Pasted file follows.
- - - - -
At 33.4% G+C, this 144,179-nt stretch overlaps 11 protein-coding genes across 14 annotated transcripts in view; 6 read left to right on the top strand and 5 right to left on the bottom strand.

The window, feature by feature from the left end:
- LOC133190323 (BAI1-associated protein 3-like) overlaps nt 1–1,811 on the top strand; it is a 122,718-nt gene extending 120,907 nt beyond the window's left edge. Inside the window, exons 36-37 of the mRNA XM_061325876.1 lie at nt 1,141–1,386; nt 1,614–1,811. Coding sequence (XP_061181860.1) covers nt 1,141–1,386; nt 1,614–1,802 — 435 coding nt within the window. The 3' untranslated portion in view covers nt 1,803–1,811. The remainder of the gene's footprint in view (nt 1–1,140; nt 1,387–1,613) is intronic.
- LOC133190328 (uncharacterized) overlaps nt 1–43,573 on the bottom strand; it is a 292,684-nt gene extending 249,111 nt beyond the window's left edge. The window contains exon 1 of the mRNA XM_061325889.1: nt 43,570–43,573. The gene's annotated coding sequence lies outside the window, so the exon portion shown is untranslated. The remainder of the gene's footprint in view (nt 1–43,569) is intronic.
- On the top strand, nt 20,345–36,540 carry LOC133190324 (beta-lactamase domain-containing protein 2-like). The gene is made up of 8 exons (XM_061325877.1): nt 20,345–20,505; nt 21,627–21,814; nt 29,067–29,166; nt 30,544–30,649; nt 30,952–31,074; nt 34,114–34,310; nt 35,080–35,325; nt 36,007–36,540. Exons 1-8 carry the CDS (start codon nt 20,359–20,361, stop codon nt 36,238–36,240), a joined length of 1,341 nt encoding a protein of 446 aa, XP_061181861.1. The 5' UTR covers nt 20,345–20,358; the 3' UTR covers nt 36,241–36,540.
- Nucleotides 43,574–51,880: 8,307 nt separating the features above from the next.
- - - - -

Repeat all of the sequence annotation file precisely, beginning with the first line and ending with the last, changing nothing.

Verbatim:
At 33.4% G+C, this 144,179-nt stretch overlaps 11 protein-coding genes across 14 annotated transcripts in view; 6 read left to right on the top strand and 5 right to left on the bottom strand.

The window, feature by feature from the left end:
- LOC133190323 (BAI1-associated protein 3-like) overlaps nt 1–1,811 on the top strand; it is a 122,718-nt gene extending 120,907 nt beyond the window's left edge. Inside the window, exons 36-37 of the mRNA XM_061325876.1 lie at nt 1,141–1,386; nt 1,614–1,811. Coding sequence (XP_061181860.1) covers nt 1,141–1,386; nt 1,614–1,802 — 435 coding nt within the window. The 3' untranslated portion in view covers nt 1,803–1,811. The remainder of the gene's footprint in view (nt 1–1,140; nt 1,387–1,613) is intronic.
- LOC133190328 (uncharacterized) overlaps nt 1–43,573 on the bottom strand; it is a 292,684-nt gene extending 249,111 nt beyond the window's left edge. The window contains exon 1 of the mRNA XM_061325889.1: nt 43,570–43,573. The gene's annotated coding sequence lies outside the window, so the exon portion shown is untranslated. The remainder of the gene's footprint in view (nt 1–43,569) is intronic.
- On the top strand, nt 20,345–36,540 carry LOC133190324 (beta-lactamase domain-containing protein 2-like). The gene is made up of 8 exons (XM_061325877.1): nt 20,345–20,505; nt 21,627–21,814; nt 29,067–29,166; nt 30,544–30,649; nt 30,952–31,074; nt 34,114–34,310; nt 35,080–35,325; nt 36,007–36,540. Exons 1-8 carry the CDS (start codon nt 20,359–20,361, stop codon nt 36,238–36,240), a joined length of 1,341 nt encoding a protein of 446 aa, XP_061181861.1. The 5' UTR covers nt 20,345–20,358; the 3' UTR covers nt 36,241–36,540.
- Nucleotides 43,574–51,880: 8,307 nt separating the features above from the next.